The experts at Dox Electronics are here to assist you with all of your government and Department of Defense (DoD) regulation compliance requirements. As a Microsoft Silver Partner, Dox is a certified Microsoft reseller for the Microsoft 365 U.S. Government Community Cloud (GCC) High environment. Dox now offers Microsoft 365 GCC High licensing for companies requiring fewer than 500 licenses to ensure your company meets the requirements of everything from NIST 800-171 to FedRAMP and ITAR.
Many business leaders are confused about which cloud is right for them. For those businesses with government contracts through the DoD or those that fall under DFARS or ITAR requirements, GCC High is a necessity for achieving compliance. DFARS requires the business cloud environment to be FedRAMP compliant as well. Microsoft cannot supply the reporting and compliance requirements of DFARS 7012 paragraphs (c) thru (g) under the regular public Office 365 offering. Microsoft only certifies DFARS compliance on the GCC High environment.
Don't worry about becoming regulation compliant. Ensure your business achieves compliance with help from Dox.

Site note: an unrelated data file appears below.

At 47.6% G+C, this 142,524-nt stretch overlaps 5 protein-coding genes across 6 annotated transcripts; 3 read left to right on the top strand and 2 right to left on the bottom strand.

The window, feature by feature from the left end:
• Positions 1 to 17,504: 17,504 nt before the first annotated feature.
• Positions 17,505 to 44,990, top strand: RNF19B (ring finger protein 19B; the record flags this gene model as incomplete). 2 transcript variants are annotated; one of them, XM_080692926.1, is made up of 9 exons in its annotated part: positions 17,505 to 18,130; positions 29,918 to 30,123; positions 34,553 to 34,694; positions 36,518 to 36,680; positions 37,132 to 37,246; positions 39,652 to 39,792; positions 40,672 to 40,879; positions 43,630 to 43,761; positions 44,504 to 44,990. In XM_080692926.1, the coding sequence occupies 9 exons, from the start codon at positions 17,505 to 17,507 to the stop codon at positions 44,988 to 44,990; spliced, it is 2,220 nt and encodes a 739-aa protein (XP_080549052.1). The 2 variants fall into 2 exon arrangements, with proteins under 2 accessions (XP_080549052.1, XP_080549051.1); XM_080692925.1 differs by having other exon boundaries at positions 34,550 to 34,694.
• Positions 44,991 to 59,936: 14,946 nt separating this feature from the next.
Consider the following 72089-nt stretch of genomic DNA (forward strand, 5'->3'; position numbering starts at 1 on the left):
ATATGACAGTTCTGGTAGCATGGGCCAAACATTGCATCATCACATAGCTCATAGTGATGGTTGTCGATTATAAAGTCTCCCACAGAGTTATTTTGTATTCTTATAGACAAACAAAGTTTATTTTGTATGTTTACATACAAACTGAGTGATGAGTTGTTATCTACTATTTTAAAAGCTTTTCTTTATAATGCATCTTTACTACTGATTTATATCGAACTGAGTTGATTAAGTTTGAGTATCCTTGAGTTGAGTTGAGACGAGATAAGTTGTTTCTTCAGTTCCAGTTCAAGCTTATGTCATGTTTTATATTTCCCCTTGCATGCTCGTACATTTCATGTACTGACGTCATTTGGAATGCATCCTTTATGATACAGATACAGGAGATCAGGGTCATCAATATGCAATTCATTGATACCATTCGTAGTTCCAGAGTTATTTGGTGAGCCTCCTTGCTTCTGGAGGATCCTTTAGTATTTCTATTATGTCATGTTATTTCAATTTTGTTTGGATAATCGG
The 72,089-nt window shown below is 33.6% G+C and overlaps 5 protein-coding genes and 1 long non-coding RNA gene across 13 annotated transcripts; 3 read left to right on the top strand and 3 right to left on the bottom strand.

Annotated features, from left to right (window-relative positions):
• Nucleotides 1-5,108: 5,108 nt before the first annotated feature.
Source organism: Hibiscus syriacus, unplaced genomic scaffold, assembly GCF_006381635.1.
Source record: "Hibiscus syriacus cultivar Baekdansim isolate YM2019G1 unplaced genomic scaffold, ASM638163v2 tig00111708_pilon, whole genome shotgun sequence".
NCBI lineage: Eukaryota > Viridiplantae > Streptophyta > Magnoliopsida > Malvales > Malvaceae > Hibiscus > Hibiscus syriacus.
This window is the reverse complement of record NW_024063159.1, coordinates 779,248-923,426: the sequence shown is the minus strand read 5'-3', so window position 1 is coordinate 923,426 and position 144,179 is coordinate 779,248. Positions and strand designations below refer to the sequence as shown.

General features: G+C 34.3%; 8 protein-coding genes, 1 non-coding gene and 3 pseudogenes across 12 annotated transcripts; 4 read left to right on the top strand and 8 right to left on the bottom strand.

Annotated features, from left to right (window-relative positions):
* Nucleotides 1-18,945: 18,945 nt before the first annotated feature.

Call Dox now at (585) 473-7766 to schedule a free consultation
Non-Compliance Businesses are Losing Money. Don’t be One of Them.
Now is the time to begin the process of moving toward Cybersecurity Maturity Model Certification. According to the Office of the Under Secretary of Defense (OUSD), unless a higher level is specified, all contractors and sub-contractors must meet a minimum of CMMC level 1 requirements. In addition, the OUSD, said industry should begin to see the CMMC requirements as part of the Requests for Information (RFI) by June 2020. Manufacturers and vendors that are not certified will face losing future DoD contracts as a result. Uncertified businesses will likely see large financial losses as a direct result of failure to achieve certification.
Those businesses that fail to meet the CMMC requirements will experience:
- Loss of new DoD contracts
- Loss of business reputation
- Loss of revenue from DoD contracts
Don’t wait until the last minute to become prepared for CMMC. If you are slower to achieve certification than your competitors, that puts your business at a distinct disadvantage. With proper certification, you can outbid your competition.
Schedule your CMMC gap assessment meeting now by calling (585) 473-7766. You may also fill out the contact form on this page and we will reach out to you as soon as possible to schedule your free initial consultation.